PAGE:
I acquired a length of 3/8" stranded stainless steel cable (from sailboat
rigging) at a metal recycler. I am planning to use this as my ground "rod" for
my house electrical system. Is there any reason this would not be a good choice
for my grounding system if I run it down 15 feet, well into the water table,
which is 7-10 feet down.
I will do this by using PVC pipe and water pressure to tunnel into the ground,
inserting the cable, then pulling the PVC out.
Should I leave my current galvanized rod connected also if I do this?
Copper at room temperature (300K) is 5.8e7 [1/Ohm/m].
304 SST at room temperature (300K) is 9.8e5 [1/Ohm/m].
So copper is quite a better conductor. Is it enough to matter?
Probably not under benign conditions where only stray leakage currents
flow into the ground system.
If there's a lightning strike or a hard fault from power line to
ground...that's a different story. IIWM, I'd want the best low
Not to mention that code in many areas requires you either prove the
ground resistance is low enought using special equipment, or use a
system of two copper ground rods with specified length, spacing and
Again, IIWM, I'd go with the code approved solution. It's a safety
issue, and a poor ground can prevent surge suppressors and electrical
noise filtering circuits from working properly.
I've never seem a real copper ground rod. Even the copper colored ones I've seen
are merely copper plated steel, and the more common ones are galvanized steel.
Certainly, none of the "big-box" rods are copper.
One of my considerations is to get the rod down into the ground water, and the
commercial 8 foot rods don't do that well. The stainless seemed like something
that would do that, and would last a long time, but I guess I do need to
re-think this on the conductivity basis.
I understand 3/4" galvanized pipe is code approved for ground rods, so maybe I
should get a couple 20 foot lengths of that.
You can get 10' rods and even segmented rods that screw together. 40
foot rods are not all that uncommon in Florida in some special
circumstances like radio towers and toll booths. They join four 10'
sections. You need a drive cap to save the threads for the next rod.
*It may work fine as a grounding electrode, but I prefer to stay with
approved methods. In your case I would be concerned about your connection
to the electrical panel or meter. Usually those terminations are only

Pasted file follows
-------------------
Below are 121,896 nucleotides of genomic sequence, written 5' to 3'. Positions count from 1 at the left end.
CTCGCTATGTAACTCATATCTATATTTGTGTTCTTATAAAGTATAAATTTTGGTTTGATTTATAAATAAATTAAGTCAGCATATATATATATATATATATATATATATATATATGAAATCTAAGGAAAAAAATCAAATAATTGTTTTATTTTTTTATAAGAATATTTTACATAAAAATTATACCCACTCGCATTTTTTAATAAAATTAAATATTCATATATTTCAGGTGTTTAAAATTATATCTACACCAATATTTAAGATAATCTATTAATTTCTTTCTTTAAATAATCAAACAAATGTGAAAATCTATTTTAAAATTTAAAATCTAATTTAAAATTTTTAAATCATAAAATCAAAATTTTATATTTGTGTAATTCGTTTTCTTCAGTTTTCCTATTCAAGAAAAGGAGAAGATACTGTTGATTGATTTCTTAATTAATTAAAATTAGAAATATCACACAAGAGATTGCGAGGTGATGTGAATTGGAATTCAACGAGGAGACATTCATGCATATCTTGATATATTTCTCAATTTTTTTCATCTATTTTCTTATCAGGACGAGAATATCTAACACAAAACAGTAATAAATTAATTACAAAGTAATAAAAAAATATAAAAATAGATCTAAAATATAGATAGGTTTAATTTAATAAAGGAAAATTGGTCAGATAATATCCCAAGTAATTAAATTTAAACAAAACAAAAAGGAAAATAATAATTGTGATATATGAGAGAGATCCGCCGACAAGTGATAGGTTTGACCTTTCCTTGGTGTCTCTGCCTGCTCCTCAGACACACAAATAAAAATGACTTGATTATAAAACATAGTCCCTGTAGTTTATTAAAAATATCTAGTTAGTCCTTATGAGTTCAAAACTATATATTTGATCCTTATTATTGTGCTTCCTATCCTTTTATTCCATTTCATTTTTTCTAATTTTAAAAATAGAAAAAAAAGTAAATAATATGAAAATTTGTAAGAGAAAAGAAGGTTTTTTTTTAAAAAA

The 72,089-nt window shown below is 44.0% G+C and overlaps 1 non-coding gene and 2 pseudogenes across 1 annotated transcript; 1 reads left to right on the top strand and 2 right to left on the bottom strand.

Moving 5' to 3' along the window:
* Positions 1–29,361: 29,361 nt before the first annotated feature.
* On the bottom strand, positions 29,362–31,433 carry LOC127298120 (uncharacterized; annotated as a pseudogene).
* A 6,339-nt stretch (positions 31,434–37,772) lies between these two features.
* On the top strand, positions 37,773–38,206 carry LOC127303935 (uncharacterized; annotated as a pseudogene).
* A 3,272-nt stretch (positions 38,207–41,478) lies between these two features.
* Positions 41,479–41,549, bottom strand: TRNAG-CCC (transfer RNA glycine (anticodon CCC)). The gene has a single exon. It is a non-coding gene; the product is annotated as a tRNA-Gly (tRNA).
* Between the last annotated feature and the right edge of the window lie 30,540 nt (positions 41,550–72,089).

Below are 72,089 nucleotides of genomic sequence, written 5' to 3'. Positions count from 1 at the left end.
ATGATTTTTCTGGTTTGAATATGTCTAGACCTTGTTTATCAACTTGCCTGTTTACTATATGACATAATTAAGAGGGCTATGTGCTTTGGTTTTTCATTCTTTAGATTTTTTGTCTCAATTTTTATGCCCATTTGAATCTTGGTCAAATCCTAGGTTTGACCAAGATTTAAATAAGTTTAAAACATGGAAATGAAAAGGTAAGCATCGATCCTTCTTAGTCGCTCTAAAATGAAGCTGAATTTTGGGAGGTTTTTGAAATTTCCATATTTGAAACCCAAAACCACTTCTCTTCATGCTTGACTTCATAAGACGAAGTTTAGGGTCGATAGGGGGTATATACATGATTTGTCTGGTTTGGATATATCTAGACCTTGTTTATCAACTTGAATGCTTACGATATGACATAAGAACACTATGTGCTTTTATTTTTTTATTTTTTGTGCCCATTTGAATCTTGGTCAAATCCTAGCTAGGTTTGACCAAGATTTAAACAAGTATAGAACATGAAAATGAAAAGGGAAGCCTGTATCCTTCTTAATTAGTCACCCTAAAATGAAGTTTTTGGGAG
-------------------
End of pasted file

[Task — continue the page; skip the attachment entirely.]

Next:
approved for copper and aluminum conductors.
After you make your tunnel for the stainless cable to be inserted, what will
cause the tunnel to compress around the cable to make good contact with the
There will be a considerable difference in surface area between what
you get with a 1" or so diameter ground rod and the 3/8" cable. Part
of the benefit of the rod would be, I would think, that his has
substantial surface area.
If for some reason you want to add the stainless cable, yes leave the
current galvanized rod connected. If you are worried your current
ground rod is not sufficient, you may want to update it to latest code.
I *think* that is 2 10' rods 6' apart. If it's new construction the
ground starts out with all the rebar in the footer. It has to be
electrically connected and inspected before the footer is poured. Part
of the rebar, or maybe copper wire from the rebar in the footer is then
attached as your ground without the 10' stakes. (I think that is
right?) I just installed 2 10' ground rods I think 6' apart so I can
have a service going directly to the garage. I'm not sure about all of
that, I was relying on my brother, an electrician, to do the work and I
was the helper. Well not exactly. He let me hammer in the 2 10' ground
rods. (was ready to rent a big hammer drill if needed but it wasn't needed).
To avoid 2 bills which the power co. charges commercial rates for the
2nd one, I'm having a "current transformer" installed out on the pole
with the transformer. From the pole there will be a service going to
the house, and a second one going to the garage. The "current
transformer" monitors both services and powers a meter out on the pole
so I only get one bill. And they won't have to get out of the truck to
read the meter since it will be a newer infra-red optical output that is
read from a hand held unit pointed out of the truck window.
HomeOwnersHub.com is a website for homeowners and building and maintenance pros. It is not affiliated with any of the manufacturers or service providers discussed here.
All logos and trade names are the property of their respective owners.